In 1955 Simon Kuznets wrote an influential piece about the relationship between economic growth and income inequality. He proposed that as a country develops, economic inequality first increases but eventually decreases in later stages of development. His hypothesis of an inverted U- shaped curve representing the relationship between growth and inequality, the ‘Kuznets curve’, was explained by the processes of urbanization and industrialization. It was believed that the transition from an agrarian to industrial sector would initially increase inequality as physical capital accrual represents the main source of growth, and firm owners would be the primary beneficiaries. Over time, however, as education and welfare policies increase and human capital replaces physical capital as the most important source of growth, inequality would decline and gains would spread more evenly across society (Kuznets 1955).
In the early 1990s proponents of the Kuznets curve extended the theory to the environment, arguing that although growth may have negative effects on the environment in the short run it would eventually lead to positive developments and environmental protection. In each case the message is clear: economic growth will eventually lead to greater social and environmental justice. Liberals would like to have us believe this as it legitimizes our endless pursuit of growth and continuous neglect for positive actions to be taken to promote equality and justice, yet there is no logical reason that this would be the case (and in general it has not been, if history is any indication). Kuznets’ simple cause and effect correlation ignores the important role that governments play in the process, as well as that of private interests. It also assumes homogenous development paths across countries while overlooking historical differences and national preferences.
Contrasting experiences of growth and inequality
The assumption that growth inevitably leads to an increase in inequality in the short run was proven wrong by the experience of the East Asian Miracle. From the 1960s to the mid 1990s eight East Asian countries -Singapore, South Korea, Taiwan, Hong Kong, Japan, Thailand, Malaysia, and Indonesia- experienced high economic growth rates and rapid industrialization. Though contrary to what the Kuznets curve would predict, they simultaneously managed to reduce absolute poverty and share the wealth generated across all levels of society. Nobel prize-winning economist Joseph Stiglitz (1996) studied how the East Asian countries were able to achieve both rapid growth rates and an immediate reduction in inequality, and concluded that it was due its export-led growth policies in a stable, market-oriented environment coupled with active government intervention. The World Bank’s East Asian Miracle report published in 1993 stressed the importance of free market capitalism in explaining East Asia’s growth, while downplaying the crucial role of the government. In fact, much of East Asia’s success was a result of government policies that invested heavily in physical and human capital. Large investments were made in education, making it more accessible to all classes. At the same time, land reform policies were pursued which increased productivity, incomes and savings rates of rural populations (Stiglitz 1996). Initial growth enabled governments to invest in policies that encouraged equality, which in turn promoted further growth. The result was less inequality and a broad distribution of income between urban and rural populations, contrary to the conventional belief that urban industrialization would necessarily lead to lower wages due to an influx of cheap labour from rural areas to cities.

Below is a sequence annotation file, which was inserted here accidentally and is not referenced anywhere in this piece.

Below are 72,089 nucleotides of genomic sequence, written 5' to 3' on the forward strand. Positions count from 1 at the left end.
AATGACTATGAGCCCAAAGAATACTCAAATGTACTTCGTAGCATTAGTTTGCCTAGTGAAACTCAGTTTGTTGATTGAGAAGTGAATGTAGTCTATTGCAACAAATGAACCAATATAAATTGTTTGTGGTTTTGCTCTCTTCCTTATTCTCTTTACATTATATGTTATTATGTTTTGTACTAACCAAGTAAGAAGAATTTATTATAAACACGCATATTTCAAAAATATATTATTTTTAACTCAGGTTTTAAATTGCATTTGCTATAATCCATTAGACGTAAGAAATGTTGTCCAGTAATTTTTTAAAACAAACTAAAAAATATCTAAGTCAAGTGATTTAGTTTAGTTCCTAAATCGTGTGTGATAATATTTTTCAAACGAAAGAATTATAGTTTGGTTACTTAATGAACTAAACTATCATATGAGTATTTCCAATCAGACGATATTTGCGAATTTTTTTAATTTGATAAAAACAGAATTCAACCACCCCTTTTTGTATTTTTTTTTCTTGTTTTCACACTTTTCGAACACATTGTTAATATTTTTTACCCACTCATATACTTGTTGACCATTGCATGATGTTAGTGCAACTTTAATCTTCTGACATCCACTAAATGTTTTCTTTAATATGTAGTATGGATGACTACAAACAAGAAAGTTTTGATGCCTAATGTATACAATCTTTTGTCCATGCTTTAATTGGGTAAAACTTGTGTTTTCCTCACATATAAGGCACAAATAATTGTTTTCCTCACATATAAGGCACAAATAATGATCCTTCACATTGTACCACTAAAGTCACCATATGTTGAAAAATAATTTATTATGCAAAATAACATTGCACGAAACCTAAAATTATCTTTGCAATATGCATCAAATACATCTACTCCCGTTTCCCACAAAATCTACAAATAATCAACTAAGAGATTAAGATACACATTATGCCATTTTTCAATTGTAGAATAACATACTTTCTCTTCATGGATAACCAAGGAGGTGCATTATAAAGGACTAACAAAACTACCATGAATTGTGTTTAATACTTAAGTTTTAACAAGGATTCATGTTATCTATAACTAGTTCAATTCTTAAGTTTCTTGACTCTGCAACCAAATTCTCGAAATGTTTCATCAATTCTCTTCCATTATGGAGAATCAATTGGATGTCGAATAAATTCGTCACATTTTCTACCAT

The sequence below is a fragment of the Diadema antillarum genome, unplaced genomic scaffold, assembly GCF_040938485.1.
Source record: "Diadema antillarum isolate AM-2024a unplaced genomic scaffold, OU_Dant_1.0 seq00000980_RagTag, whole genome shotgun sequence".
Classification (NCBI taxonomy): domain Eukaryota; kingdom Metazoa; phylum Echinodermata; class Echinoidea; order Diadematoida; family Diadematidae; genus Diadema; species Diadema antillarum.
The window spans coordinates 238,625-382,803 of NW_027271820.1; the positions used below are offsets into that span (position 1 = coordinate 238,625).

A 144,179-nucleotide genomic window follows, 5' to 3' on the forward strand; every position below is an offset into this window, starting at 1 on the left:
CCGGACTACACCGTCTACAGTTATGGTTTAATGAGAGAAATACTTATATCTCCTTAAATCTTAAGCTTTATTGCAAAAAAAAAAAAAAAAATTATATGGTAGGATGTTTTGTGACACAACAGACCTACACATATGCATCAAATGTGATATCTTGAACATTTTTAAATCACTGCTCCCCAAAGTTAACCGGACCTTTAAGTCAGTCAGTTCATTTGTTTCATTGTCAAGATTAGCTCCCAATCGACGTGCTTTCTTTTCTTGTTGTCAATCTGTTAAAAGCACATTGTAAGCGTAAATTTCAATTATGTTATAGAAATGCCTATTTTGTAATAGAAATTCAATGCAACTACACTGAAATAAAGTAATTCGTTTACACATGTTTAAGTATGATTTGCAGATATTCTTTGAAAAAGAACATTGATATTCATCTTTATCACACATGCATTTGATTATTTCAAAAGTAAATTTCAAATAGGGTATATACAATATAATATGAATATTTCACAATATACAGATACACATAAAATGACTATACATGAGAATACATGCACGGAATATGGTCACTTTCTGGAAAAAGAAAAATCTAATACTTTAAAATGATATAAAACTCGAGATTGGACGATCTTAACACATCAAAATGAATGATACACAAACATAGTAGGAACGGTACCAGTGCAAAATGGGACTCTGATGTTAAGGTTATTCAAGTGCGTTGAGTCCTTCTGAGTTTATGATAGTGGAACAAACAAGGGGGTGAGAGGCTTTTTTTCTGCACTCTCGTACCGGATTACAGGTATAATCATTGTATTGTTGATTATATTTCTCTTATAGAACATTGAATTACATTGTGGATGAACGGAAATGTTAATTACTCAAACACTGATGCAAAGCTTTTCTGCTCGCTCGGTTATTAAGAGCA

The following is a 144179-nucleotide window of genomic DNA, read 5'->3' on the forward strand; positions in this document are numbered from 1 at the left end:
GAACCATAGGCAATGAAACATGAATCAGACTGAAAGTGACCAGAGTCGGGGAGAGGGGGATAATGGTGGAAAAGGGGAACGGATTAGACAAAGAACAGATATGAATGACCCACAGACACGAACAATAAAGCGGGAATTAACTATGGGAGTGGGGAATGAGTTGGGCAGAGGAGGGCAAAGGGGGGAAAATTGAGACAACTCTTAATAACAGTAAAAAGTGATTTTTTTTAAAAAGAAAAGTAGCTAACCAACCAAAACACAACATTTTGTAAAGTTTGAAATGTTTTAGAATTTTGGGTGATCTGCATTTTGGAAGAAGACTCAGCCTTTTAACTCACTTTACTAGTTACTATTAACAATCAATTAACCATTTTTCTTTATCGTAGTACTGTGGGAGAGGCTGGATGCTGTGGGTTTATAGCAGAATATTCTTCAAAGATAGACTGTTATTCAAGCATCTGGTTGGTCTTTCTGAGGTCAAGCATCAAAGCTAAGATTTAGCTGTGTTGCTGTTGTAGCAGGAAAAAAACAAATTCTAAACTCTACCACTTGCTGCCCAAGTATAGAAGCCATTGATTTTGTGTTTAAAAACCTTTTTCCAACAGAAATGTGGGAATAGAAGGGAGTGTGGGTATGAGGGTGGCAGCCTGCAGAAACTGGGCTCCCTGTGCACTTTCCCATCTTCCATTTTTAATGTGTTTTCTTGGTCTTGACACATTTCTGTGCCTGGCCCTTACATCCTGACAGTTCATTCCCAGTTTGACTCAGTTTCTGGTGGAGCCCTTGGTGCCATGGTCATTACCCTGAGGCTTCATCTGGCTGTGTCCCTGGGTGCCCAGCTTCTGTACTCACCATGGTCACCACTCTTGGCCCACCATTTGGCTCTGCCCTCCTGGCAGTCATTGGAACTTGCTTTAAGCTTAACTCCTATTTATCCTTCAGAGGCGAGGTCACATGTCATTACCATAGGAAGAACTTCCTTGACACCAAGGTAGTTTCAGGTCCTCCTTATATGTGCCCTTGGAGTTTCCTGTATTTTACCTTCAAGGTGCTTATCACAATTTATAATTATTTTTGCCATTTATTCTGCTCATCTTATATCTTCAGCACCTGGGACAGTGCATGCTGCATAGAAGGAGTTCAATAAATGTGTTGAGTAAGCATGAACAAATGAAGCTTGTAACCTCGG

Kuznets’ theory goes on to state that as countries industrialize, income inequality levels will decrease. Yet this is the exact opposite of what we have observed in industrialized countries over the past few decades. In the United States for example, income inequality has grown significantly since the 1970s after several decades of relatively stable levels. The Gini index measured income inequality in the US at 38.6 in 1968 and 46.69 in 2008, representing a 21% increase over the 30 year period (US Census Bureau 2009). Similar trends can be observed in other OECD countries, such as the UK, Australia and New Zealand. As high income countries, we should expect to find both decreasing inequality and inequality coefficients well below the average value for all countries, neither of which has been true (Weeks 2005). As with the case of the East Asian Miracle, the reason these countries refute the Kuznets curve hypothesis is simple: government policies. Each of these countries underwent drastic neoliberal reforms during the past 30 years in which they cut back the role of the state and pursued an agenda that would result in greater concentration of wealth among those at the top of the distribution. Changes in US federal tax policies since the 1960s are an example of the how the government acted in support of the top earners in society. The total federal tax rates have fallen significantly for high and very high earners (highest earning 1% and 0.01% of taxpayers) since the 1960s while a general convergence among earners in various tax brackets can be observed (Piketty & Saez 2007).